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Fuzzing As Easy As Unit Testing

Set up fuzz tests in 3 commands, and start findings bugs for free.

 
 

# Add CI Fuzz without modifying your code

$ cifuzz init

# Create your first fuzz test

$ cifuzz create my_fuzz_test

# Run fuzz test and find bugs

$ cifuzz run my_fuzz_test

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See README.md on GitHub

cifuzz

IMPORTANT: This project is under active development. Be aware that the behavior of the commands or the configuration can change.

cifuzz is a CLI tool that helps you to integrate and run fuzzing based tests into your project.

Language Support


Coming Soon

Getting started


If you are new to the world of fuzzing, we recommend you to take a look at our Glossary.

Installation

Building from Source (Linux)

Prerequisites

git
make
CMake >= 3.16
LLVM >= 11
go >= 1.18
libcap


Ubuntu / Debian

sudo apt install git make cmake clang llvm golang-go libcap-dev 

Arch

sudo pacman -S git make cmake clang llvm go libcap

To build cifuzz from source you have to execute the following steps:

git clone https://github.com/CodeIntelligenceTesting/cifuzz.git
cd cifuzz
make test
make install

If everything went fine, you will find the newly created directory ~/cifuzz. Do not forget to add ~/cifuzz/bin to your $PATH.

To verify the installation we recommend you to start a fuzzing run in one of our example projects:

cd examples/cmake
cifuzz run my_fuzz_target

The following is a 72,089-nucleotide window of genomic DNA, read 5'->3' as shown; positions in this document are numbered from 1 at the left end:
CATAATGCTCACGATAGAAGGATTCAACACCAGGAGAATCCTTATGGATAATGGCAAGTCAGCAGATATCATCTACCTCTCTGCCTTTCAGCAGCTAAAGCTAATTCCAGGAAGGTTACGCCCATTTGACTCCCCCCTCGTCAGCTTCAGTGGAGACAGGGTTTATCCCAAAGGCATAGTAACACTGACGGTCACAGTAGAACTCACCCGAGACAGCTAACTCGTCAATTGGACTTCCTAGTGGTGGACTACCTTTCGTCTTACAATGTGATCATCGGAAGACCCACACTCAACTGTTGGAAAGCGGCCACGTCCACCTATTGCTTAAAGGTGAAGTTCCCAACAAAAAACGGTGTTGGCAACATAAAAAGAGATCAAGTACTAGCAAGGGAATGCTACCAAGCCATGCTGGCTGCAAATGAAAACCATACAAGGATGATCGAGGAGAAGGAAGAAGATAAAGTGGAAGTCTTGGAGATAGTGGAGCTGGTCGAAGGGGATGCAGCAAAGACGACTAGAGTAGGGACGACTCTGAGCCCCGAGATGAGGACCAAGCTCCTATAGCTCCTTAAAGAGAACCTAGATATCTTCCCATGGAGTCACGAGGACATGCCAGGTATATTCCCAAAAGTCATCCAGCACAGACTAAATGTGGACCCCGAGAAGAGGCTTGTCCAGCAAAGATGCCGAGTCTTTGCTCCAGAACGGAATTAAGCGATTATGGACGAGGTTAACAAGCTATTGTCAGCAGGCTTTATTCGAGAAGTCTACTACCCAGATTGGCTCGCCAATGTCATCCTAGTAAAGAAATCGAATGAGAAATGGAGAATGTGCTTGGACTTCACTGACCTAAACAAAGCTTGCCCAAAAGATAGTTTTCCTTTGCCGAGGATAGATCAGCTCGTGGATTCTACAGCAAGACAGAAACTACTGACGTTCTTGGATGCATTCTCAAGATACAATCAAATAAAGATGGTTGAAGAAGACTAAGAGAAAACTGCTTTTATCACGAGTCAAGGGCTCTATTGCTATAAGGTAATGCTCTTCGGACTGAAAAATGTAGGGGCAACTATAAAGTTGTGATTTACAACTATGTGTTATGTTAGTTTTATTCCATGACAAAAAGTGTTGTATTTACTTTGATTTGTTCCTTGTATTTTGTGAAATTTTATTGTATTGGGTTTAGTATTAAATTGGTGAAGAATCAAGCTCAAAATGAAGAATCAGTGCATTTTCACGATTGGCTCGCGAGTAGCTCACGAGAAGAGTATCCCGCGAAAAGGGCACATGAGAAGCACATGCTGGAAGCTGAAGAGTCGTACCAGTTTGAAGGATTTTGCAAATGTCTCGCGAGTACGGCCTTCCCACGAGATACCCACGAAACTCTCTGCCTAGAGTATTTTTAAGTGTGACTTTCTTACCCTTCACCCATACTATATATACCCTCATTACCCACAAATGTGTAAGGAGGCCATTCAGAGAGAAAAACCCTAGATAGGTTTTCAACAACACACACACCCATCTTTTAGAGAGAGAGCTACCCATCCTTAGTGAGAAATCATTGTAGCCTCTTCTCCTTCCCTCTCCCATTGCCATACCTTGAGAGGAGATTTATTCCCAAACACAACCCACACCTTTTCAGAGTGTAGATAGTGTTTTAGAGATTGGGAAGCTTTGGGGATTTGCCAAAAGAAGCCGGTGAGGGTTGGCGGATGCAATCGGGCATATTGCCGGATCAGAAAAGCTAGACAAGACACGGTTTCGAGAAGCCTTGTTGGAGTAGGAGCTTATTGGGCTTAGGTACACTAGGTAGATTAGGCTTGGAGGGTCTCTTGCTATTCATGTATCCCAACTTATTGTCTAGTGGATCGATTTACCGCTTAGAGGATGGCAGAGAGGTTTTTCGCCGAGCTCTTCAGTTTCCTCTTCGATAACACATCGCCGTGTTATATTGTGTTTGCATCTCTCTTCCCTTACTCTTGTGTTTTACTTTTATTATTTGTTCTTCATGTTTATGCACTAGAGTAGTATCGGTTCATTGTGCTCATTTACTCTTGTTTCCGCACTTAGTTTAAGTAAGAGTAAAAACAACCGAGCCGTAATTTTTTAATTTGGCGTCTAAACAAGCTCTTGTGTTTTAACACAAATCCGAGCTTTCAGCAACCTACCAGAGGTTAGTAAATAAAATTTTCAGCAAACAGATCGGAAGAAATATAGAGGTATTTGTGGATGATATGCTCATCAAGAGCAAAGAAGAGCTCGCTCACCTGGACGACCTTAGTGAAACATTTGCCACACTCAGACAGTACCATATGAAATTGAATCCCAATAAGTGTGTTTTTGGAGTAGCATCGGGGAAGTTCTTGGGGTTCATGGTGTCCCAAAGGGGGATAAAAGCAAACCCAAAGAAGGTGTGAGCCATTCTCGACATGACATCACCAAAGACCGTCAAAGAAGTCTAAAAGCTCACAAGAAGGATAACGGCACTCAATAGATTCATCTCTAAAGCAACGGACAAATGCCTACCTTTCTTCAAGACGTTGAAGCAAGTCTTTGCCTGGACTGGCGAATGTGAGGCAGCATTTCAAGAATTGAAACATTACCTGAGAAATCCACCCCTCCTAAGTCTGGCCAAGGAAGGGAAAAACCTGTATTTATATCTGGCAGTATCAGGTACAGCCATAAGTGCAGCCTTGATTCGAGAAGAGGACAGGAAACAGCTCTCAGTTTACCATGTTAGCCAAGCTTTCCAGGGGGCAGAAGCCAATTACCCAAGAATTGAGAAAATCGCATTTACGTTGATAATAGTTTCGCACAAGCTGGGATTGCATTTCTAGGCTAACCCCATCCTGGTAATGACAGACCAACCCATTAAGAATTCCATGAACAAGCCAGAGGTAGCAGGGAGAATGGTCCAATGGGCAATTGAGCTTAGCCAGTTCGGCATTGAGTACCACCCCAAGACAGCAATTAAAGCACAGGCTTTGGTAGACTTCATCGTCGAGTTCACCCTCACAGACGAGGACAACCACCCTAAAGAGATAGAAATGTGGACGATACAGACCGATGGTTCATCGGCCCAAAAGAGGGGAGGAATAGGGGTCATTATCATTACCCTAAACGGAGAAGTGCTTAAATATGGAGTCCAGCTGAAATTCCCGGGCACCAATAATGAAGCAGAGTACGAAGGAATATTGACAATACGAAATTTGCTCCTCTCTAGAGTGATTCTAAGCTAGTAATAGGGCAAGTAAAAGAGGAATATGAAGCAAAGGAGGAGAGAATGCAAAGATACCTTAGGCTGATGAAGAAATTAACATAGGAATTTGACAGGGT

This should stop after a few seconds with an actual finding.

Setup / Create your first fuzz target

cifuzz commands will interactively guide you through the needed options and show next steps. You can find a complete list of the available commands with all supported options and parameters by calling cifuzz command --help or here.

Step 1: To initialize your project with cifuzz just execute cifuzz init in the root directory of your project. This will create a file named cifuzz.yaml containing the needed configuration.

Step 2: The next step is to create a fuzz target. Execute cifuzz create and follow the instructions given by the command. This will create a stub for your fuzz test (aka fuzz target), lets say it is called my_fuzz_test.cpp.

Step 3: Edit my_fuzz_test.cpp so it actually calls the function you want to test with the input generated by the fuzzer. To learn more about writing fuzz tests, you can take a look at our Tutorial or one of the example projects.

Step 4: Start the fuzzing by executing cifuzz run my_fuzz_test. cifuzz now tries to build the fuzz test and starts a fuzzing run.

Regression testing

Important: In general there are two ways to run your fuzz test:

An actual fuzzing run by calling: cifuzz run my_fuzz_test. The fuzzer will rapidly generate new inputs and feed them into your fuzz test. Any input that covers new parts of the fuzzed project will be added to the generated corpus. cifuzz will run until a crash occurs and report detailed information about the finding.

As a regression test, by invoking it through your IDE/editor or by directly executing the replayer binary (see here on how to build that binary). This will use the replayer to apply existing input data from the seed corpus, which has to be stored in the directory <fuzz-test-name>_seed_corpus beside your fuzz test. Note that this directory has to be created manually. In this case the fuzz test will stop immediately after applying all input or earlier if a regression occurs.

Sandboxing

On Linux, cifuzz runs the fuzz tests in a sandbox by default, to avoid the fuzz test accidentally harming the system, for example by deleting files or killing processes. It uses Minijail for that.

If you experience problems when running fuzz tests via cifuzz and you don't expect your fuzz tests to do any harm to the system (or you're already running cifuzz in a container), you might want to disable the sandbox via the --use-sandbox=false flag or the use-sandbox: false config file setting.

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